Information was hard to come by.  What was pretty unnerving was that the first Neurologists we saw didn’t seem to have much information either.  It isn’t that the disease had not been identified long before 1987.  The Neurologists we went to at first were not specialists in Parkinson’s.  Their staffs knew only the basics.  Since every presentation of Parkinson’s is different in each person, the basics seemed more harmful than helpful since they didn’t always fit Mary Ann’s experience of the disease.

During those early years, we did make occasional trips to Kansas City from Oklahoma City either to attend a Parkinson’s Symposium, or visit the Kansas University Medical Center’s Parkinson’s Clinic.  There we discovered a Neurologist and Staff who actually knew about Parkinson’s.  What was so frustrating to us as we went to the Neurologists in OKC was the discovery that we had come to know  more about Parkinson’s than the Neurologists and their staffs there.

Even at that, the knowledge of Parkinson’s in 1987 pales in comparison to what is known about it now, especially the non-motor symptoms.  I have talked about this before in other posts on this blog.  The question that has come to mind tonight is, what would we have done differently, how would our experience these twenty-two years have been different had we known then what we know now?

We talked tonight about the challenges that lie ahead for this couple.  They have worked very hard at anticipating and preparing.  They have searched the Internet and found lots of information, information that was not available when Mary Ann was diagnosed.  They have one of the best Neurologist’s around, one who specializes in Parkinson’s Disease.  Their situation is much more challenging than ours since both of them are dealing with physical problems.  The current Caregiver (now diagnosed with Parkinson’s) is likely to be needing care as time goes by. The one who has been receiving care is likely to need to become not only more independent but able to help the current Caregiver.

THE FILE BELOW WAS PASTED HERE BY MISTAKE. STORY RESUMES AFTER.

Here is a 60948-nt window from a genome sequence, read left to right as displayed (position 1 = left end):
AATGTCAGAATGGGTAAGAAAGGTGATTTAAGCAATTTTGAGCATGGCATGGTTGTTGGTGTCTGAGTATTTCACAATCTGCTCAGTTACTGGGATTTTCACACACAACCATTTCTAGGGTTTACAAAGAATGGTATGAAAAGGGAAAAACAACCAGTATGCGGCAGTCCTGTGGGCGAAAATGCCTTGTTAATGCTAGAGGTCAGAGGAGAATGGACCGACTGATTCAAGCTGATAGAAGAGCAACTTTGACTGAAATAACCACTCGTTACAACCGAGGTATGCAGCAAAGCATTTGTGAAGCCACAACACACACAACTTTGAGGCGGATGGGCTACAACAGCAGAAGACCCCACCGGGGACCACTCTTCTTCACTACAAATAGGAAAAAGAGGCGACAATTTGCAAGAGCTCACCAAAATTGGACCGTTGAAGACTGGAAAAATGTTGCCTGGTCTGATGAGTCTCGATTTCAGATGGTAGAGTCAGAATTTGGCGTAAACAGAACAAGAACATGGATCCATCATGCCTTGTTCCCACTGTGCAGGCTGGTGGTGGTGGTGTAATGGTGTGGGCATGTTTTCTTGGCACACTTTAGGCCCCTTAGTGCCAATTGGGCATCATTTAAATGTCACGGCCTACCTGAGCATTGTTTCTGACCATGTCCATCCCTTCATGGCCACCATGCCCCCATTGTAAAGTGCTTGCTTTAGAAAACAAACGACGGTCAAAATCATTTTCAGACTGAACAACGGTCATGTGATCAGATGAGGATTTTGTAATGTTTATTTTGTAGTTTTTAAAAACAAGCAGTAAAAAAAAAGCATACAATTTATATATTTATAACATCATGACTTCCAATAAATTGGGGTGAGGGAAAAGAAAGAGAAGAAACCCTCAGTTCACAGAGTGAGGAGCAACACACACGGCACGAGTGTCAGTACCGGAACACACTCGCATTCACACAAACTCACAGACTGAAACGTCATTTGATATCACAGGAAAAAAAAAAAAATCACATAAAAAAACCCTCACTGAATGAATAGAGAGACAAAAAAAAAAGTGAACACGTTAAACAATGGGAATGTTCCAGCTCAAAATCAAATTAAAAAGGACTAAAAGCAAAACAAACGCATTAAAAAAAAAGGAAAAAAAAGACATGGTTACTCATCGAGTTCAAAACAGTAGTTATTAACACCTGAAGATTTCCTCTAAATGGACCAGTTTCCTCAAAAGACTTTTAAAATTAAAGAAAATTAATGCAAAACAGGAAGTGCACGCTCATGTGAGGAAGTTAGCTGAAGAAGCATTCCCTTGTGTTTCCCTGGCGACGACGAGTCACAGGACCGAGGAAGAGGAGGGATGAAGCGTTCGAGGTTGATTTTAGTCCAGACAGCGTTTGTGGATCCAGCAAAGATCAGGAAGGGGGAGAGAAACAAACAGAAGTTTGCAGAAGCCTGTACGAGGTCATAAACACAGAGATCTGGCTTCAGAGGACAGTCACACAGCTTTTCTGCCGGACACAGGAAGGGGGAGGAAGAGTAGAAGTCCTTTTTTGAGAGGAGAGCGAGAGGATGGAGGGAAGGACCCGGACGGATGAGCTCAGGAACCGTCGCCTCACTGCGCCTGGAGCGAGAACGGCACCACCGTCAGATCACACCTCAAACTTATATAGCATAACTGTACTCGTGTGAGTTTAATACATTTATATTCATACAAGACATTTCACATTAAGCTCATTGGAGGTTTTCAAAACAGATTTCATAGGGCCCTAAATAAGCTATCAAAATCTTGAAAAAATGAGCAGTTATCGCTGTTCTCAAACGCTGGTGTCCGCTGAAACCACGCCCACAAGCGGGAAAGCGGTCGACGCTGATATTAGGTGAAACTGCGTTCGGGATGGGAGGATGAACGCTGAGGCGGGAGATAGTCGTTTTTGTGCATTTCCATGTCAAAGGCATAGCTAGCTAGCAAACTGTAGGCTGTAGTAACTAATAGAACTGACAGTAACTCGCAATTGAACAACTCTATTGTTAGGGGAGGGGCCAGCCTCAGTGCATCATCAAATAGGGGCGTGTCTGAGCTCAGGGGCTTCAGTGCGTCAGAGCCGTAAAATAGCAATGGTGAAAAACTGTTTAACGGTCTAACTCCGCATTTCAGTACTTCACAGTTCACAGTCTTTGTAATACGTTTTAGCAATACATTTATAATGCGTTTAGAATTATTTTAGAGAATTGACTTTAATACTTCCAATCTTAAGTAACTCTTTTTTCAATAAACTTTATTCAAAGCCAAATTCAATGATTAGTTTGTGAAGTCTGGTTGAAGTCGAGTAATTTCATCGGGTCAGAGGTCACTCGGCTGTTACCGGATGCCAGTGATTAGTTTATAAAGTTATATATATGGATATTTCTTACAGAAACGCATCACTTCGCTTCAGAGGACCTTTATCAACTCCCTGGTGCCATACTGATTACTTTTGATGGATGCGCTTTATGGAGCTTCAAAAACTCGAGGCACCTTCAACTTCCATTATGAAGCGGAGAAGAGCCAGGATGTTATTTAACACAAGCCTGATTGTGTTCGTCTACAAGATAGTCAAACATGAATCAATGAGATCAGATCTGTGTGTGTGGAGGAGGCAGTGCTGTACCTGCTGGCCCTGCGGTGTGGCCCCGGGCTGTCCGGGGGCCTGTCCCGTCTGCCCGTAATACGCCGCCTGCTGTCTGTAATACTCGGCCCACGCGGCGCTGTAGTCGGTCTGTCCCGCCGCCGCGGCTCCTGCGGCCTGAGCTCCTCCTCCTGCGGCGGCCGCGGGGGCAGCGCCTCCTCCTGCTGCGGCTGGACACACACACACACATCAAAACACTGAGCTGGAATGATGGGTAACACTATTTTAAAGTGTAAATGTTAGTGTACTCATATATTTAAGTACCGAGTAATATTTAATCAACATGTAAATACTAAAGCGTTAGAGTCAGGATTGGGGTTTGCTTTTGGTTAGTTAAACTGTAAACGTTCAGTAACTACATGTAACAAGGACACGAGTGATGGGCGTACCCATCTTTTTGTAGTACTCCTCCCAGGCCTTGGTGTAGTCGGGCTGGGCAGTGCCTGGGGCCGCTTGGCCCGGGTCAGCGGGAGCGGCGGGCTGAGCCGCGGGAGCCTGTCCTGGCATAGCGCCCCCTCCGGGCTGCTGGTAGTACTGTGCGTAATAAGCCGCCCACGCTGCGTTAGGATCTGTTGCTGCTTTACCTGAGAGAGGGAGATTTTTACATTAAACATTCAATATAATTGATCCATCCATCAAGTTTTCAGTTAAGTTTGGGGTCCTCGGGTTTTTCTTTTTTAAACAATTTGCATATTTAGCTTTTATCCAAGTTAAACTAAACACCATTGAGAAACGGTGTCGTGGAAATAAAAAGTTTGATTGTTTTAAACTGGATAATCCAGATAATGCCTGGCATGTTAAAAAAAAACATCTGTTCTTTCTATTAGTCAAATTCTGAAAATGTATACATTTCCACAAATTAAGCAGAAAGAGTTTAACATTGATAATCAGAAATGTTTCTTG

With the diagnosis only months old, it is hard for them to imagine how they will deal with what is to come.  When Mary Ann was diagnosed, we had no idea what we were getting into.  We did not have but a tiny fraction of the information these folks have.  The question wandering around in my head is what would we have done differently had we known what they already know, had we known what we now know.

The answer that first pops into my mind is, nothing, we would have done nothing differently had we known then what we know now.  Even with all the knowledge we have gathered over twenty-two years of listening and reading and learning, we still don’t know what lies ahead!